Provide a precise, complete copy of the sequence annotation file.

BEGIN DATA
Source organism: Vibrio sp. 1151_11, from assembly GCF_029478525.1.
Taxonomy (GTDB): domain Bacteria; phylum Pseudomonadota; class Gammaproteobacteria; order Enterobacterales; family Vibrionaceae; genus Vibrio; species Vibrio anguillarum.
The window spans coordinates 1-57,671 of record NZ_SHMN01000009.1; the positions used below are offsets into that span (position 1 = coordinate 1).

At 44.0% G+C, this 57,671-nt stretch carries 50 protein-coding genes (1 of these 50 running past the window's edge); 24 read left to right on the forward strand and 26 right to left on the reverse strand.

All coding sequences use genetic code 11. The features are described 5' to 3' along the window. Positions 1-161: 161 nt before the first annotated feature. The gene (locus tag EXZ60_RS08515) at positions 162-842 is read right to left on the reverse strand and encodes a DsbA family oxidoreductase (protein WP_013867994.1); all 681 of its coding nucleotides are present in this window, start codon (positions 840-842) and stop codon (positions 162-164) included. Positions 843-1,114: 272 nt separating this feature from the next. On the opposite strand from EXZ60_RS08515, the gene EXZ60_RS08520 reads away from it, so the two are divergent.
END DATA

Source organism: Vibrio sp. 1151_11, from assembly GCF_029478525.1.
Taxonomy (GTDB): domain Bacteria; phylum Pseudomonadota; class Gammaproteobacteria; order Enterobacterales; family Vibrionaceae; genus Vibrio; species Vibrio anguillarum.
The window spans coordinates 1-57,671 of record NZ_SHMN01000009.1; the positions used below are offsets into that span (position 1 = coordinate 1).

At 44.0% G+C, this 57,671-nt stretch carries 50 protein-coding genes (1 of these 50 running past the window's edge); 24 read left to right on the forward strand and 26 right to left on the reverse strand.

All coding sequences use genetic code 11. The features are described 5' to 3' along the window. Positions 1-161: 161 nt before the first annotated feature. The gene (locus tag EXZ60_RS08515) at positions 162-842 is read right to left on the reverse strand and encodes a DsbA family oxidoreductase (protein WP_013867994.1); all 681 of its coding nucleotides are present in this window, start codon (positions 840-842) and stop codon (positions 162-164) included. Positions 843-1,114: 272 nt separating this feature from the next. On the opposite strand from EXZ60_RS08515, the gene EXZ60_RS08520 reads away from it, so the two are divergent.